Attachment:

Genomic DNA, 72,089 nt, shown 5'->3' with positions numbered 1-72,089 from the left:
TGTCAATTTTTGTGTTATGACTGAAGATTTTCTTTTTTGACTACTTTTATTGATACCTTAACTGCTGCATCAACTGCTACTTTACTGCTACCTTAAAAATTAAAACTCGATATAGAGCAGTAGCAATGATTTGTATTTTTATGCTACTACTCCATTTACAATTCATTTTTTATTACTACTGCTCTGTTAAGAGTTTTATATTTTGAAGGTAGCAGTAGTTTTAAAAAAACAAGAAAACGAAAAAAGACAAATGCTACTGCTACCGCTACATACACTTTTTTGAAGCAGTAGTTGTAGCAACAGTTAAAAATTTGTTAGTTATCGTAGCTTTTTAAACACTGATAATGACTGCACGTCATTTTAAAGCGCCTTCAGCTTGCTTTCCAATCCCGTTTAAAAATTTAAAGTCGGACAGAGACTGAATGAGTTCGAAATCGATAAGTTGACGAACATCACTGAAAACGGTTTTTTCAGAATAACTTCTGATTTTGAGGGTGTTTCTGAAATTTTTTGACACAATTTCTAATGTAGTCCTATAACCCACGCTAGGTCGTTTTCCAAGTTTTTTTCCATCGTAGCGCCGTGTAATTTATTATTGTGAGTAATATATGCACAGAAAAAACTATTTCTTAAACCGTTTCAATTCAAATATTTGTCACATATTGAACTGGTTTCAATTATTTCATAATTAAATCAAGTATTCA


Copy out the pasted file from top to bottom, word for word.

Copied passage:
Genomic DNA, 72,089 nt, shown 5'->3' with positions numbered 1-72,089 from the left:
TGTCAATTTTTGTGTTATGACTGAAGATTTTCTTTTTTGACTACTTTTATTGATACCTTAACTGCTGCATCAACTGCTACTTTACTGCTACCTTAAAAATTAAAACTCGATATAGAGCAGTAGCAATGATTTGTATTTTTATGCTACTACTCCATTTACAATTCATTTTTTATTACTACTGCTCTGTTAAGAGTTTTATATTTTGAAGGTAGCAGTAGTTTTAAAAAAACAAGAAAACGAAAAAAGACAAATGCTACTGCTACCGCTACATACACTTTTTTGAAGCAGTAGTTGTAGCAACAGTTAAAAATTTGTTAGTTATCGTAGCTTTTTAAACACTGATAATGACTGCACGTCATTTTAAAGCGCCTTCAGCTTGCTTTCCAATCCCGTTTAAAAATTTAAAGTCGGACAGAGACTGAATGAGTTCGAAATCGATAAGTTGACGAACATCACTGAAAACGGTTTTTTCAGAATAACTTCTGATTTTGAGGGTGTTTCTGAAATTTTTTGACACAATTTCTAATGTAGTCCTATAACCCACGCTAGGTCGTTTTCCAAGTTTTTTTCCATCGTAGCGCCGTGTAATTTATTATTGTGAGTAATATATGCACAGAAAAAACTATTTCTTAAACCGTTTCAATTCAAATATTTGTCACATATTGAACTGGTTTCAATTATTTCATAATTAAATCAAGTATTCA